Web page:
“I’m Not a Numbers Person”

Woman at computer with face buried in hands

We hear it all the time from business owners, really it translates to; I don’t understand much about accounting. On the one hand, it is an understandable statement. Business owners get into business because they have a passion for their product or service, not because they took business and accounting classes in school. No one needs an accounting degree to be successful at getting a business up and running.

Easy excuse

But on the other hand, this is really an easy excuse that people use to let themselves off the hook when it comes to understanding their business. We’re all capable of understanding at least some fundamentals, and there are some good reasons to make the effort.

* Information: The right financial reporting can provide valuable insight to help business owners make informed decisions. Equipped with specific data driven facts, business owners can learn to steer the business to smarter growth, more efficient processes and stronger profit margins.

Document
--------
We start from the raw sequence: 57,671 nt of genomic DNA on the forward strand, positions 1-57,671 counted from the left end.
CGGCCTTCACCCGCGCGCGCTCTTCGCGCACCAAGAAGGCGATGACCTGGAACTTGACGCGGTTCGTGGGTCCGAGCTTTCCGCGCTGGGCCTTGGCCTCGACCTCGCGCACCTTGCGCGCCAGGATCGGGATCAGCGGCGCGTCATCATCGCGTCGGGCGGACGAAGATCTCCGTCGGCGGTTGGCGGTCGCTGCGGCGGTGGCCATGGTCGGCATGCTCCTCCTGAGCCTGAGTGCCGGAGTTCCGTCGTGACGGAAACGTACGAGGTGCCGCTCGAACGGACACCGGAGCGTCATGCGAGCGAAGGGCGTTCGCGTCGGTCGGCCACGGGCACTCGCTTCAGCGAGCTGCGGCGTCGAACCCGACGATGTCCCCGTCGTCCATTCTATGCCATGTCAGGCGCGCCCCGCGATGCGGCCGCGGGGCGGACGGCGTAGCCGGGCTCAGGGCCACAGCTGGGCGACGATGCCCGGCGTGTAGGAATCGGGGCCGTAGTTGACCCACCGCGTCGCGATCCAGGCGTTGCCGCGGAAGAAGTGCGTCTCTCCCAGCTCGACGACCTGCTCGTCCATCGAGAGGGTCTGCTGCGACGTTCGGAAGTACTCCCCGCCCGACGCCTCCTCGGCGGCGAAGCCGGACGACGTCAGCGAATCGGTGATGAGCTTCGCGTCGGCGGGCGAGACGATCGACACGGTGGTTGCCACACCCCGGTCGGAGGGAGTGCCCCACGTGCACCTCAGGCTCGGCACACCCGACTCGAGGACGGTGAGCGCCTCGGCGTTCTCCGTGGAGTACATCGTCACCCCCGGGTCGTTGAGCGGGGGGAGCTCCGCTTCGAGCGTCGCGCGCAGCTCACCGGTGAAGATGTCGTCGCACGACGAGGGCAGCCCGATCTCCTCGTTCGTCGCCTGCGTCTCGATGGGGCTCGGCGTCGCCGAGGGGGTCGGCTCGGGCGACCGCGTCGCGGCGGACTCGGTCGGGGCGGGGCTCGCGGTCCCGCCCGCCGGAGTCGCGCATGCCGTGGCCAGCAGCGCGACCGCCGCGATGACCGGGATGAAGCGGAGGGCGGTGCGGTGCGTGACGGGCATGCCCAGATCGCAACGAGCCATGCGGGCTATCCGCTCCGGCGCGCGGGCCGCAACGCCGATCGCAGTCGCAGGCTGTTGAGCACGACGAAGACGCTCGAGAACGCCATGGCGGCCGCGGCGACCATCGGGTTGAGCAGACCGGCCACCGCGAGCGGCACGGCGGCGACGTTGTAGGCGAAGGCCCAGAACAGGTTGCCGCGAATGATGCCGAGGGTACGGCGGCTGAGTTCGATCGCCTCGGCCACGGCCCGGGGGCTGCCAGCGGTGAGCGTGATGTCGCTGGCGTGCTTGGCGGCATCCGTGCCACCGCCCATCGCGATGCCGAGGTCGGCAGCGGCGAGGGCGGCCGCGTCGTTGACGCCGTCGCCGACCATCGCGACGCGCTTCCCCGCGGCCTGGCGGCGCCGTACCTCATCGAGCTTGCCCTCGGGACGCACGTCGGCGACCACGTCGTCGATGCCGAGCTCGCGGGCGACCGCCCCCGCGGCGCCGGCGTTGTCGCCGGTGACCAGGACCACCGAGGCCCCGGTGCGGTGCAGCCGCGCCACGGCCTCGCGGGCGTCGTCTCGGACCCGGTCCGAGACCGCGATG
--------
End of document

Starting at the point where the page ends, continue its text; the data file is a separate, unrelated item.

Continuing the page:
* Solutions: A business will naturally become more complex as it grows, adding products/services, people, space, locations, and equipment. Additionally, there are unexpected ups and downs over time. As complexity grows, and ups and downs occur, profitability and cash flow can suffer if there is no genuine understanding of the finances.
* Communication: Numbers are the language of finance. A firm grasp of the numbers makes for a much smoother conversation with lenders and helps to provide those lenders with a sense of confidence in the business owners ability to continue to run the company profitably.

There is hope

The good news is, a business owner does not require an accounting degree, nor do they have to become an expert in numbers, but here are a few ideas:

* Bring in qualified educated help. It’s tempting to find a cheap work around when a business is on a tight budget, but when it comes to accounting, you often get what you pay for. Hire someone with an accounting degree.
* A good accountant should be able to help explain the basics and answer questions. Spend time asking questions and learning about some best practices to keep informed.
* Part time or fractional help is always a great way to supplement the knowledge and expertise of the full-time team, and at a fraction of the cost.

For more information about Integrated Consulting CFO services, please reach out to Cathy.sedacca@integrated-consulting.net.